Siemens Australia Chairman and CEO, Jeff Connolly said he was excited by the possibilities of this announcement.
“Australian industries can compete with the best in the world, so long as they have people coming through the entire tertiary education continuum with fit-for-purpose skills who are ready to tackle the needs of the future.”
“Although Germany’s concept of Industry 4.0 (fourth industrial revolution) initially described the future of manufacturing, it has become clear that there are significant implications for energy, healthcare, transport, building and construction, engineering, sustainability industries also - all part of RMIT’s and Professor Subic’s broader partnership approach,” Connolly said.
“COVID-19 is forcing Australians and Australian businesses to look for new ways to keep our economic engines running. The university sector has been hit by the pandemic also, so like other industries, they also need to innovate and evolve during this time. No doubt the software grant and the government grant will support RMIT to continue the constant drive to innovate their models and offerings and to ensure an even greater connectedness to industry.”
“Digitalization has no borders and we have to learn how our economy can participate and thrive and be resilient in global economy. This requires new ways of thinking, new ways to collaborate and new skills across the entire spectrum of the workforce. Digitalization technologies and skills are critical to Australia’s prosperity in this new world,” Connolly said.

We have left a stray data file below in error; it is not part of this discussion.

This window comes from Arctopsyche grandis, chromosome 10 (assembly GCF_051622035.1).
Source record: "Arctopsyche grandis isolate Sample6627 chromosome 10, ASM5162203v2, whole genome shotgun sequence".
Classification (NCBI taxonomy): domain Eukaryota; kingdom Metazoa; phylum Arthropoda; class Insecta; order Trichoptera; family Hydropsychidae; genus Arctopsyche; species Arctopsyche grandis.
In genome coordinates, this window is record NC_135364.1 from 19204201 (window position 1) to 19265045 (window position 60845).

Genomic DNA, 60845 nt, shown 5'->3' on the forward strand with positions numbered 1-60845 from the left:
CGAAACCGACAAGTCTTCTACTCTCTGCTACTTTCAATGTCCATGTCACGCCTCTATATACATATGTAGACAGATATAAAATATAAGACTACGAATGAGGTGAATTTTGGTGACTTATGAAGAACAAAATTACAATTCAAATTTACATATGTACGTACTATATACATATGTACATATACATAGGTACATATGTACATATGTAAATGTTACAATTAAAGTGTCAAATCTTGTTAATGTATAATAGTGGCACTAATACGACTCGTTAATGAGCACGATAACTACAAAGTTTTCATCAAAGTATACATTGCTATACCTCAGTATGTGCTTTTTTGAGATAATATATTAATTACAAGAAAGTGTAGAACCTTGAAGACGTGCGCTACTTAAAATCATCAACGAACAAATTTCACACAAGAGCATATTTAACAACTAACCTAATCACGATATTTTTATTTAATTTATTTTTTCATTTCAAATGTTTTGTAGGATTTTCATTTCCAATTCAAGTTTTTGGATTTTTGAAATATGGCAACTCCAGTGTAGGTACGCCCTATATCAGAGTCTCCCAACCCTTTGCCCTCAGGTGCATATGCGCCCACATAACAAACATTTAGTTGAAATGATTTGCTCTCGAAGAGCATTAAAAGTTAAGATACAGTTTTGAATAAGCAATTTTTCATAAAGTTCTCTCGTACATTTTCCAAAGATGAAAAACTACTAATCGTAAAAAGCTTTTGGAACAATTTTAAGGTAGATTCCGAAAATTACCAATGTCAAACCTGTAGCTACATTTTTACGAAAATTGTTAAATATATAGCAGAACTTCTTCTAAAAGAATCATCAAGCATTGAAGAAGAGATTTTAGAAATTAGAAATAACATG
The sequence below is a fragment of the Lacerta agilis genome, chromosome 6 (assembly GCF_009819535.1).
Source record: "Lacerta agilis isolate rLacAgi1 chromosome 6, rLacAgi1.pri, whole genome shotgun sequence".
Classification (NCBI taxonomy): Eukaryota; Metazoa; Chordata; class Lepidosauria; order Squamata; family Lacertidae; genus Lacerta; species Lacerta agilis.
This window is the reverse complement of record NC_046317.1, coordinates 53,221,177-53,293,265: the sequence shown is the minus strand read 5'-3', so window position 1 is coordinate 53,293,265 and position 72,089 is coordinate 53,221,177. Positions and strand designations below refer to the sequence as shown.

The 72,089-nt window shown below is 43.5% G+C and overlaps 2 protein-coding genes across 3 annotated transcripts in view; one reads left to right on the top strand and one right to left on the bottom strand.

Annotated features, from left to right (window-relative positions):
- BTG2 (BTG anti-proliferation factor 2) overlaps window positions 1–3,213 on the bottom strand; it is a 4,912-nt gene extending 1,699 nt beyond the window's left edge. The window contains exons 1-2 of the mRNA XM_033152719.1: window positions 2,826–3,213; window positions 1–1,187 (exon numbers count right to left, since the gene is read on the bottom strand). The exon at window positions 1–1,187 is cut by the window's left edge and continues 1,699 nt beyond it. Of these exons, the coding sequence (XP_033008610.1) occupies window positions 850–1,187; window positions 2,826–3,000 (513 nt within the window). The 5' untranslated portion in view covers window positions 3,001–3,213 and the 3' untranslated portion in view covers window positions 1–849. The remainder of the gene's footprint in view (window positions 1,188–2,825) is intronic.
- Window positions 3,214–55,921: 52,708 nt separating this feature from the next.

Subic said it had never been more important to provide this type of industrial digital environment for the development of workforce of the future, that enables and supports teams to co-design and co-deliver programs and projects across borders and industry sectors remotely
“I believe this will be the first time an Australian dual sector university in partnership with a global industry leader has considered the international implications by connecting Australian campuses and industry to those in Vietnam and the region, he said.
“For successful industry transformation at scale we need our students, staff and industry partners to work collaboratively on same global digital platforms based on globally accepted industry standards and processes. We are pleased that our bold strategy has strong support from industry that is receptive to change and a government that helps stimulate that change,” Subic said.
The new Industrial Digital Innovation Hub will be managed out of the RMIT Advanced Manufacturing Precinct in collaboration with key industry partners.
Story: Karen Phelan